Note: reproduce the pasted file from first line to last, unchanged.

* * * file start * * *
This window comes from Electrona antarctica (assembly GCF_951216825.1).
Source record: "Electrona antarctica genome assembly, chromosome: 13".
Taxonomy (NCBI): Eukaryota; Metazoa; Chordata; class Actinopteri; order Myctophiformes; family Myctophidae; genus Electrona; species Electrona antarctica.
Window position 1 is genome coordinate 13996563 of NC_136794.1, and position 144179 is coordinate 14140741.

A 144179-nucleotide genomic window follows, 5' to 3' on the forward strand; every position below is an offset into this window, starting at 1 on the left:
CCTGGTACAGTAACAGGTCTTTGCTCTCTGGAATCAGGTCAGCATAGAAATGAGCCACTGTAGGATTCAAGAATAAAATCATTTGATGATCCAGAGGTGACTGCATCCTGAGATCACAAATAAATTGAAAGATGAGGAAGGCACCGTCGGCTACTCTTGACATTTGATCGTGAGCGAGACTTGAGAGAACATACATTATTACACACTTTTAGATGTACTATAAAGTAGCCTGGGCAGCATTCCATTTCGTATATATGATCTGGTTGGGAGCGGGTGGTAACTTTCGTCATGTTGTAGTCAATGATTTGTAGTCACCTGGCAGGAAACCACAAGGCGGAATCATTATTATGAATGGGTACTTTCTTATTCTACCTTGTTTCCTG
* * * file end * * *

This window comes from Electrona antarctica (assembly GCF_951216825.1).
Source record: "Electrona antarctica genome assembly, chromosome: 13".
Taxonomy (NCBI): Eukaryota; Metazoa; Chordata; class Actinopteri; order Myctophiformes; family Myctophidae; genus Electrona; species Electrona antarctica.
Window position 1 is genome coordinate 13996563 of NC_136794.1, and position 144179 is coordinate 14140741.

A 144179-nucleotide genomic window follows, 5' to 3' on the forward strand; every position below is an offset into this window, starting at 1 on the left:
CCTGGTACAGTAACAGGTCTTTGCTCTCTGGAATCAGGTCAGCATAGAAATGAGCCACTGTAGGATTCAAGAATAAAATCATTTGATGATCCAGAGGTGACTGCATCCTGAGATCACAAATAAATTGAAAGATGAGGAAGGCACCGTCGGCTACTCTTGACATTTGATCGTGAGCGAGACTTGAGAGAACATACATTATTACACACTTTTAGATGTACTATAAAGTAGCCTGGGCAGCATTCCATTTCGTATATATGATCTGGTTGGGAGCGGGTGGTAACTTTCGTCATGTTGTAGTCAATGATTTGTAGTCACCTGGCAGGAAACCACAAGGCGGAATCATTATTATGAATGGGTACTTTCTTATTCTACCTTGTTTCCTG